Chapter 2 can be seen as a complement to Chapter 1 and a further development of the principles discussed in it, by showing how they can be applied to an investigation of real linguistic usage. We briefly review the main features of the two corpora of contemporary Spanish on which our analyses are based (CCEC and MEDIASA); later, we show how, starting from the materials of those corpora and the ways in which they are structured, new views can be developed of the social and situational factors traditionally considered in variationist research. The strictly linguistic side of the analysis is based on the concept of variable, which constitutes the essential heuristic tool in variation studies. Two fundamentally different ways to conceptualize variables are proposed, which we respectively term relative and absolute. Far from representing merely methodological preferences, each of these conceptions of the variable entails a different way to understand and approach linguistic variation. Finally, the role of qualitative analysis as a necessary complement to variable quantification is discussed.
In Chapter 3, the notions developed are applied to an extensive analysis of syntactic variation in the use of Spanish first- and second-person pronoun subjects. First, an overview is presented of subject pronouns as a grammatical and discursive category, discussing their cognitive foundations and the main features of their syntactic variability in Spanish, which takes form in two basic aspects – expression vs. omission and, when expressed, preverbal vs. postverbal placement. We investigate the variable expression of the different first- and second-person forms: yo ‘I’, nosotros ‘we’, tú ‘you (sing.)’, usted / ustedes ‘you (sing. / pl.)’. Both the quantitative usage patterns of the variants and the main discursive and pragmatic repercussions of their choice are taken into account and jointly explained. The positional variation of expressed subjects is analyzed from the same integrative viewpoint. Through the analysis of different corpora and of the discursive genres within them we are able to envisage the existence of a general cognitive axis running between the poles of subjectivity and objectivity.
Building on the discursive and pragmatic analysis of pronoun subjects, Chapter 4 addresses the relationship between form-meaning variation and the construction of style in social contexts. It elaborates on the aforementioned continuum between subjectivity and objectivity as a basic explanatory dimension of grammatical variability. It then investigates stylistic management through three different features of speaker identity that become apparent in our corpora – sex/gender, communicative stance and socio-professional ascription. Many quantitative and qualitative data are reviewed in order to elucidate how the inherent meanings of syntactic choices contribute to the shaping of particular ways of speaker self-presentation, and how this is reflected on quantitative patterns of linguistic usage. The results are often remarkable and confirm the stylistic versatility of grammatical choices in social contexts.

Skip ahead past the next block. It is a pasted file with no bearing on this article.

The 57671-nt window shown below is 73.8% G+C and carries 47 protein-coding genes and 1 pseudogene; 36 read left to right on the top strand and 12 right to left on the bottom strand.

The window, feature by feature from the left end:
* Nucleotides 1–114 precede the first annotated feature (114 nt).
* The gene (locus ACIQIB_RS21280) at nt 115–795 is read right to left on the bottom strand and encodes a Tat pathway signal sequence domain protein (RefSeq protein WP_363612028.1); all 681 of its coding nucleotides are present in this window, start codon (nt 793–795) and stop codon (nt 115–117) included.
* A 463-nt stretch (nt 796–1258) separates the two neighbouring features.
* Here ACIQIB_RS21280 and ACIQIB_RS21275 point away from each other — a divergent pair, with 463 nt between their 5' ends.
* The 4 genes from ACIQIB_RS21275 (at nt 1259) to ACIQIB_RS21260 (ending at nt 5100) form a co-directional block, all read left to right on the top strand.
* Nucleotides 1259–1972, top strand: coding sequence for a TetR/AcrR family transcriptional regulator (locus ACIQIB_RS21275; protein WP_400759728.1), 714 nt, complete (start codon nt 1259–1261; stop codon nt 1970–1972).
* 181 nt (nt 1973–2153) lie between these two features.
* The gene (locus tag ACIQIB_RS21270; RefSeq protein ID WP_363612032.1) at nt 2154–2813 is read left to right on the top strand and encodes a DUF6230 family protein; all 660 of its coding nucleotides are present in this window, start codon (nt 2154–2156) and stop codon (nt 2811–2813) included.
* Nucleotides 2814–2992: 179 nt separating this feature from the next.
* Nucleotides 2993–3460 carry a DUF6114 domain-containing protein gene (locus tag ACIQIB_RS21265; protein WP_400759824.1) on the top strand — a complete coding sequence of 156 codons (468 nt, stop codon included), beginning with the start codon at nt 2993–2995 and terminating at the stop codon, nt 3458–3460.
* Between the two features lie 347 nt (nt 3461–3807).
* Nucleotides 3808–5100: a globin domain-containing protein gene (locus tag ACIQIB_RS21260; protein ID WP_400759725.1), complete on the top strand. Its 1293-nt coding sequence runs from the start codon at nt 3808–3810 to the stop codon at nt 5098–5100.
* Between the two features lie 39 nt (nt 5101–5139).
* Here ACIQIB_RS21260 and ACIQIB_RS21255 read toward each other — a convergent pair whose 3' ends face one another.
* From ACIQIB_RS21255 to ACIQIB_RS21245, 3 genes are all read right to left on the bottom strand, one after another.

Finally, style is not only the main tool for the projection of some kind of personal identity across discourse; it also contributes to shape the relationships of speakers with their communicative partners. This is why in Chapter 5 we outline an approach to morphosyntactic choice from the point of view of communicative (im)politeness, this having become an important current of socio-pragmatic and interactional research in the last decades, but that has scarcely benefited from scientific advances in the quantitative study of linguistic variation and choice. We first review the notions of (im)politeness and face as usually handled in approaches to language and social interaction, as well as the main shortcomings of this line of research in its present state. Later, we go back to the phenomena of syntactic variation that constitute the main interest of this study – variable subject expression and placement –, this time from the viewpoint of their potential for the development of interpersonal relationships. Both linguistic variation and interpersonal communication turn out to be explainable as facets of the construction of meaning in communicative acts, and can be approached through the same discursive and cognitive notions. This opens a much wider range of scarcely explored paths in the study of language and communication, which will need to be extensively addressed in future research projects.